Sponsered link: raidzone.com

Their 4U 2T system goes for $25K, so 50T would be about $750K and fit in 2 1/2 racks. They claim that they will be doing iSCSI soon, but right now it's just NAS. Still, this is a far cry from $20M. If budget is a concern, you can figure out how to use an array of NAS in place of a SAN.

If you are hell-bent on SCSI or FC, you are going to be into serious dough as SCSI drives are almost 10X the price of IDE at this time, and don't come with as large of capacity (which means that you will need more rackspace, chassis, power, etc.) $20M is probably not too far off. Modern IDE drives with dedicated smart controllers are really not too bad. Just keep a pile of them to swap out bad ones as you are going to be going through drives pretty quick.

With the size of your drive array, backup is going to be a serious issue. You are going to need a multi-drive robotic array of good size. Those are not cheap either.

real world (2, Insightful)

pizza_milkshake (580452) | more than 11 years ago | (#4228795)

i think that probably works out about right. of course, 50% of /. geeks will say "well i could through a big old RAID together in my basement for $50,000" -- but in the real world you'll need people who know what they're doing to design it, you'll need to purchase all the disparate equipment from different vendors, assemble, test, repeat. you'll need a place the put the thing, whether it be colo or onsite. after all that you'll need people to maintain it.

i don't know nearly enough to put such a thing together, but i do know enough to know that every real-world project probably costs 50x what a geek-fantasy basement equivalent would cost.

Pricing sounds a little high (5, Informative)

speedy1161 (47255) | more than 11 years ago | (#4228851)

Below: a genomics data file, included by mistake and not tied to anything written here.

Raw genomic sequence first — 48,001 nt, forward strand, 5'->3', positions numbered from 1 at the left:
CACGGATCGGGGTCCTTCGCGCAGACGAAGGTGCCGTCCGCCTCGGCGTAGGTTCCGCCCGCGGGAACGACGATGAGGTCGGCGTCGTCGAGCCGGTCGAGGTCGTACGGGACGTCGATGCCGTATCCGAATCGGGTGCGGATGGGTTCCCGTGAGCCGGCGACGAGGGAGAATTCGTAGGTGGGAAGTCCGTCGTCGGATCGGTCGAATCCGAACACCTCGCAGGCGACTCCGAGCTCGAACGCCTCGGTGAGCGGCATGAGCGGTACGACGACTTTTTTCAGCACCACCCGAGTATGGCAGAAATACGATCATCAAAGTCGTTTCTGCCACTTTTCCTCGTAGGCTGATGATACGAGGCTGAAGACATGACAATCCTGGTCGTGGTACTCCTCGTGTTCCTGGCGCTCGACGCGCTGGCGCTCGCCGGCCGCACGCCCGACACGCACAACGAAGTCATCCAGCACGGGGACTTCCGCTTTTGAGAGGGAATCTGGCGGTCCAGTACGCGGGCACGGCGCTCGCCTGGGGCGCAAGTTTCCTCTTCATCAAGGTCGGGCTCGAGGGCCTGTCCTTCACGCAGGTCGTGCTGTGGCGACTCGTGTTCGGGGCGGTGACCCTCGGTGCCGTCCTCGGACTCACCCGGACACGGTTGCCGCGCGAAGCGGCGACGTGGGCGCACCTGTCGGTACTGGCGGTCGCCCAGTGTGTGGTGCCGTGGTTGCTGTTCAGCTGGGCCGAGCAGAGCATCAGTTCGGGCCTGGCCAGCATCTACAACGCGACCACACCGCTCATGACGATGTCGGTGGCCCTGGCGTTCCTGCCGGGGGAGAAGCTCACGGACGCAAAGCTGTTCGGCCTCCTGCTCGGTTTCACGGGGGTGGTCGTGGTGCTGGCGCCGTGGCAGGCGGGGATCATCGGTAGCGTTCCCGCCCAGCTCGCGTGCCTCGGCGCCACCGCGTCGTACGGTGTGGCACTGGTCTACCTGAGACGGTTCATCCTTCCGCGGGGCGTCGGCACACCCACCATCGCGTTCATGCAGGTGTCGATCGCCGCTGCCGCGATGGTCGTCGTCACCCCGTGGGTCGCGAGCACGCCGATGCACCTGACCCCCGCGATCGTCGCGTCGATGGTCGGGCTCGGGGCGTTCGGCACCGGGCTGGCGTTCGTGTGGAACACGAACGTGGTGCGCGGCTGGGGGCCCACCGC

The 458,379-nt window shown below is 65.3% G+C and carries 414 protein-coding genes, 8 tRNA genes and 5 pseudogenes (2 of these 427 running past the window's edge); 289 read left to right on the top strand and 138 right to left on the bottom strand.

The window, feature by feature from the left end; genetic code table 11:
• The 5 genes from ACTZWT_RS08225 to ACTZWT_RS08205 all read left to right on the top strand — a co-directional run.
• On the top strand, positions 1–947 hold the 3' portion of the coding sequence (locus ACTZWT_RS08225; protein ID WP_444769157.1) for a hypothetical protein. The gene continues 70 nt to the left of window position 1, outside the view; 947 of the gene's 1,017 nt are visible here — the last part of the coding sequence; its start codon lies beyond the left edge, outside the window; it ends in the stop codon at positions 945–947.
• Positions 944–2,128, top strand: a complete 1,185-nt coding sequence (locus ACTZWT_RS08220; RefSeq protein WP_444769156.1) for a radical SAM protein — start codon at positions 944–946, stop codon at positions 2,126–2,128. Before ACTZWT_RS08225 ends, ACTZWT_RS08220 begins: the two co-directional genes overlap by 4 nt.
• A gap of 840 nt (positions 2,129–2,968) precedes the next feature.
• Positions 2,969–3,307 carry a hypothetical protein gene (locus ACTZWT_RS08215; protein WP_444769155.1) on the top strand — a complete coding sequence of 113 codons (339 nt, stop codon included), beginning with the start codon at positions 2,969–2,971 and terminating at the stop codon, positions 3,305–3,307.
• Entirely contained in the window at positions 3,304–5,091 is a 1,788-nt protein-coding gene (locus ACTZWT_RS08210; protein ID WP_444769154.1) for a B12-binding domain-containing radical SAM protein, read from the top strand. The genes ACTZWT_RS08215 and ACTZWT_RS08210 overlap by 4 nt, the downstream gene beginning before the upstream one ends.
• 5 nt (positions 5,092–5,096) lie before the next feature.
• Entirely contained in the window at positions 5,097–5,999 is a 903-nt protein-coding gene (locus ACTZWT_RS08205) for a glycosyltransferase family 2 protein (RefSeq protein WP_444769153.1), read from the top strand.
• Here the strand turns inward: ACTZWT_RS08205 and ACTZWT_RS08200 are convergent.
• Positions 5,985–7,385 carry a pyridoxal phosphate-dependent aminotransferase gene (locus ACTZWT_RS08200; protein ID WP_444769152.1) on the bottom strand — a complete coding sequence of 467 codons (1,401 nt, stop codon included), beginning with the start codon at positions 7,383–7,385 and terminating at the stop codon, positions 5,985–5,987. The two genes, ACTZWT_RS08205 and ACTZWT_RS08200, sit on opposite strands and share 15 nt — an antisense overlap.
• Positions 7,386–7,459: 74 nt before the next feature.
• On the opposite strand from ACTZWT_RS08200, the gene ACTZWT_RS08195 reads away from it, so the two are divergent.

From experience (with EMC - Sun) your price tag sounds a bit on the high side, but not by very much. Considering that EMC storage (after all mission critical data should be stored on EMC/Hitachi/StorageTek, NOT on consumer IDE) costs much more than consumer IDE/SCSI (25 - 75x) and that's only the disks.

If you're going with EMC, you'll need to put those disks in something, like a frame (cabinet), and for your size, more like 5 cabinets. With that many cabinets, you'll need some sort of SAN switch and associated fibre cables (not cheap). That gets your disks into cabinets and all hooked together.

You wanted to access the data? Then you'll need EMC fibre channel cards ($15k a pop for the Sun 64bit PCI high end jobs). But you'll more than likely be serving data from a cluster of machines, so count on buying three ($45k) per machine (so each card is on a different I/O board hitting the SAN switch, redundancy)

Who's going to set this up? For that kind of coin, EMC (or whomever you go with) will more than likely set the thing up and burn it in for you on site. The price probably also includes some kind of maintenance contract with turn around time fitting the criticality of the system.

Yes, my 'big ass storage' experience may be limited , but I think that 20Million for 50TB installed/supported/tested by a big storage vendor is in the ballpark.

Good luck.

Re:Pricing sounds a little high (2)

metacosm (45796) | more than 11 years ago | (#4229567)

The above post is clueful and correct -- read it -- also -- the firm that gave you a ballpark quote for 20 million should be able to give you a breakdown and information on vendors and such -- it should be very possible to track down the prices they are getting the product for -- and how much they are marking it up.